Invisible only a few days go, AR2381 now has multiple dark cores larger than Earth, and the entire complex spans more than 100,000 km of solar "terrain." These dimensions make it an easy target for backyard solar telescopes.

If the sunspot's development proceeds apace, it could soon pose a threat for strong M-class solar flares. Stay tuned. Solar flare alerts: text or voice.

Realtime Space Weather Photo Gallery

RED SPRITES OVER EUROPE: As northern summer unfolds, electrical storms are rumbling across Europe. After nightfall, red sprites can be seen dancing across the cloudtops. Petr Horálek of Ustupky, Czech Republic, photographed these specimens on July 6th:

"There were strong convective thunderstorms visible from my observing site at the Seč reservoir," says Horálek. "I waited almost 3 hours--and finally the sprites appeared. I could see one of them with my naked eye even in strong moonlight."

"Sprites are a true space weather phenomenon," says lightning scientist Oscar van der Velde of the Technical University of Catalonia, Spain. "They develop in mid-air around 80 km altitude (the same altitude as noctilucent clouds and meteors). This happens when a fierce lightning bolt draws lots of charge from a cloud near Earth's surface. Electric fields [shoot] to the top of Earth's atmosphere--and the result is a sprite. The entire process takes about 20 milliseconds." Some researchers believe that cosmic rays play a role, too: subatomic particles from deep space strike the top of Earth's atmosphere, providing the "spark" that ignites this strange form of upward lightning.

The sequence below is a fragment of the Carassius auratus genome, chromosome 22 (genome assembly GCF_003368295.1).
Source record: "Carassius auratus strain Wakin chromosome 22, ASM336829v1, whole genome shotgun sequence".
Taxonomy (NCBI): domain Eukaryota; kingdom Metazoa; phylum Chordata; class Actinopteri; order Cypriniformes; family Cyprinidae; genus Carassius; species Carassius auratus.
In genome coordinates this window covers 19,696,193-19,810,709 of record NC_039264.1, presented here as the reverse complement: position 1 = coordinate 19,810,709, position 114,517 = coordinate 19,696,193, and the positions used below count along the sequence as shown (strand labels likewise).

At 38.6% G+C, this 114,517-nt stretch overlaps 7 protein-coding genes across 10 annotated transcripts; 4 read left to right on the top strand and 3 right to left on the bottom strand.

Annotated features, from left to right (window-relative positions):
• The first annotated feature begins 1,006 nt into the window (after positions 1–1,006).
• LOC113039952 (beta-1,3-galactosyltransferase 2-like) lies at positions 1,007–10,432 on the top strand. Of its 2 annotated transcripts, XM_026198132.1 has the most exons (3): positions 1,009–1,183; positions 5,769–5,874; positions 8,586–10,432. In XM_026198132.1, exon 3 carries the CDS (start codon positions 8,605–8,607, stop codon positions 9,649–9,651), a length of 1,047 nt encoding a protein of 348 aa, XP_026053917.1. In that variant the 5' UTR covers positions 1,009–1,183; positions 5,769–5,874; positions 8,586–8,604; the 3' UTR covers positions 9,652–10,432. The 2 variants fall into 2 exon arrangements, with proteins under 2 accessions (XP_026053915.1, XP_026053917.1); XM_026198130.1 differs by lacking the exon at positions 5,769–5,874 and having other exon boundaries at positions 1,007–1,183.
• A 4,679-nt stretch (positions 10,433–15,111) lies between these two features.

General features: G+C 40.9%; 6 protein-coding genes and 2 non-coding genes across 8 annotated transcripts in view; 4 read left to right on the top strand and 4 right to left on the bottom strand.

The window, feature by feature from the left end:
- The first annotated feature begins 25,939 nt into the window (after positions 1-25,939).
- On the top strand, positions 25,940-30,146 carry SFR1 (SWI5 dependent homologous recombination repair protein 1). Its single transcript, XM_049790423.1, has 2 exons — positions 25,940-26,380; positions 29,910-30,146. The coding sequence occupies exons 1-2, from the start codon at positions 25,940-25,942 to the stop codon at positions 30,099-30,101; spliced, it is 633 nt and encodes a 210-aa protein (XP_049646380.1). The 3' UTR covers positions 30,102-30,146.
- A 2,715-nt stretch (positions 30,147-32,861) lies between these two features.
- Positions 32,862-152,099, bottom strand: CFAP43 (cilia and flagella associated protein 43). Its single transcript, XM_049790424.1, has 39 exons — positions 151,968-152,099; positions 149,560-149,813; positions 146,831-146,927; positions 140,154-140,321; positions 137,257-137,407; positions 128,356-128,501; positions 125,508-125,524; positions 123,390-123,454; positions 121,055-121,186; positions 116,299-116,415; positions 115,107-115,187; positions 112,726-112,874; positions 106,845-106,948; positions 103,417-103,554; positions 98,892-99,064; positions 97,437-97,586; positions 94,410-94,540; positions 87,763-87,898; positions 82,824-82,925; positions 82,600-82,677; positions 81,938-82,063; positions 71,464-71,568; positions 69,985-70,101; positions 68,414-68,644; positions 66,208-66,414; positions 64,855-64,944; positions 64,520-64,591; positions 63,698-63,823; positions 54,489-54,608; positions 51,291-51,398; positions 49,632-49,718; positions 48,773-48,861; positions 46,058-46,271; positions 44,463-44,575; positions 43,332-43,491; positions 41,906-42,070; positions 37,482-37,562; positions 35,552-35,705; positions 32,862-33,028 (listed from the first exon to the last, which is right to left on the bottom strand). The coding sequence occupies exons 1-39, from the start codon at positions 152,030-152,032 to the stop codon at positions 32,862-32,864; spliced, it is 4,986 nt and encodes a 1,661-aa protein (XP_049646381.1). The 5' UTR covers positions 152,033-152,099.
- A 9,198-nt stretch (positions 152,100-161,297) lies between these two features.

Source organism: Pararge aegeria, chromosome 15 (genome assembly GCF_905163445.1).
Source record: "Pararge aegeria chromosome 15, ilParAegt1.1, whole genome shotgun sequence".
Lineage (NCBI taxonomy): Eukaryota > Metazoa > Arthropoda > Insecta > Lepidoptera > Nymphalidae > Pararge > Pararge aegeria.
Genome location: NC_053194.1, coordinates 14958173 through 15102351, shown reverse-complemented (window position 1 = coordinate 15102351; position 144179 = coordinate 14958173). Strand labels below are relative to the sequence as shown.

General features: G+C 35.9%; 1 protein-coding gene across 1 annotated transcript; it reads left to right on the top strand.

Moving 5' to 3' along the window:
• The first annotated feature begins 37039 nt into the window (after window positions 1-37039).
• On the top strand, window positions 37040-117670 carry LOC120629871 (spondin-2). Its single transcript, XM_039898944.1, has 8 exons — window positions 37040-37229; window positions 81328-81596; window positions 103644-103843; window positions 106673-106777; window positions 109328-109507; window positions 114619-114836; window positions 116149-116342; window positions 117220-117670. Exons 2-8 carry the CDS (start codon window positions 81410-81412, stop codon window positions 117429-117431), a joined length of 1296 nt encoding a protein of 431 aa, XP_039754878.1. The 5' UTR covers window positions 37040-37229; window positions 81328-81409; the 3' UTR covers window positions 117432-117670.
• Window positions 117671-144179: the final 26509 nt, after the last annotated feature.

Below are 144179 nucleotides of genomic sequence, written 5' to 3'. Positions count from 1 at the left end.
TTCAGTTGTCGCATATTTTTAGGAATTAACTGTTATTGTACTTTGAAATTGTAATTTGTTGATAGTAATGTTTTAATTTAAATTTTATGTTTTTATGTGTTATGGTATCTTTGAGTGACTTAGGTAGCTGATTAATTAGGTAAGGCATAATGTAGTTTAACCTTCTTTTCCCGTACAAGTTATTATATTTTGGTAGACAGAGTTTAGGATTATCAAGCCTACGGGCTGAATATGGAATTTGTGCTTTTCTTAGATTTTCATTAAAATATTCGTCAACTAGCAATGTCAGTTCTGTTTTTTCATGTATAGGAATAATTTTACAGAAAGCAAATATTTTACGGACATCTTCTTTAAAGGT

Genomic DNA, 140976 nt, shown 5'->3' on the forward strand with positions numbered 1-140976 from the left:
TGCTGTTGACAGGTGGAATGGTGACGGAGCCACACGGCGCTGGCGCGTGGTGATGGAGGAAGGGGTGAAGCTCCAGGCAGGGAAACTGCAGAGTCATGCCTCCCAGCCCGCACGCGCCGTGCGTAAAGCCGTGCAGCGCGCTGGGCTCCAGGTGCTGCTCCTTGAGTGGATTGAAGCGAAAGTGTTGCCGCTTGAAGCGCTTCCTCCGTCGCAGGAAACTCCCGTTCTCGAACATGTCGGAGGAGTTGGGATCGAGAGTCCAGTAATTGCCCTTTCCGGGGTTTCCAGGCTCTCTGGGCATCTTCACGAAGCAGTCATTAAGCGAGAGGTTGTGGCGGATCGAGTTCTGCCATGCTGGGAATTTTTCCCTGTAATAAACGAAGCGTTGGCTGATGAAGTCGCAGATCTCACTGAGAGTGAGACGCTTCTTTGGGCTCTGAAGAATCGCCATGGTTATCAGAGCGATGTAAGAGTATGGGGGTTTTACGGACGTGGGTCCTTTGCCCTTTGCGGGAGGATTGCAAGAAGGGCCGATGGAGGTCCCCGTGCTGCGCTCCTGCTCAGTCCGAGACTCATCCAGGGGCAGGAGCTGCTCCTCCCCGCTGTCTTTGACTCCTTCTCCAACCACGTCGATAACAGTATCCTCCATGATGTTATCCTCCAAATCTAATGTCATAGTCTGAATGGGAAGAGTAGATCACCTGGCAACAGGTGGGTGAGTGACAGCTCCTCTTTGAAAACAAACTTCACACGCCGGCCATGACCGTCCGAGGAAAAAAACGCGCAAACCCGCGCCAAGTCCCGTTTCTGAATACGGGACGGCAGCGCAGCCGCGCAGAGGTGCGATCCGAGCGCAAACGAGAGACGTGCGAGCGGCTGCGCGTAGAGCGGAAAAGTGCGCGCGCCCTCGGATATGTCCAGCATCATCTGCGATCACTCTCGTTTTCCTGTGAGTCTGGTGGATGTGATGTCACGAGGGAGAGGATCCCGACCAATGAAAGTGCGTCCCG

Although sprites have been seen for at least a century, most scientists did not believe they existed until after 1989 when sprites were photographed by cameras onboard the space shuttle. Now "sprite chasers" routinely photograph sprites from their own homes. Give it a try!

Realtime Sprite Photo Gallery

CANADIAN WILDFIRE SEASON: "Minnesota has several unusual seasons: winter, mosquito, and road construction, to name a few," says Aaron Seefeld of Hastings, MN. "Over the last few years, another season has emerged - Canadian wildfire season. The skies turn grey and objects in the sky turn red, if they're visible at all." He photographed this smoke-reddened Moon on July 3rd: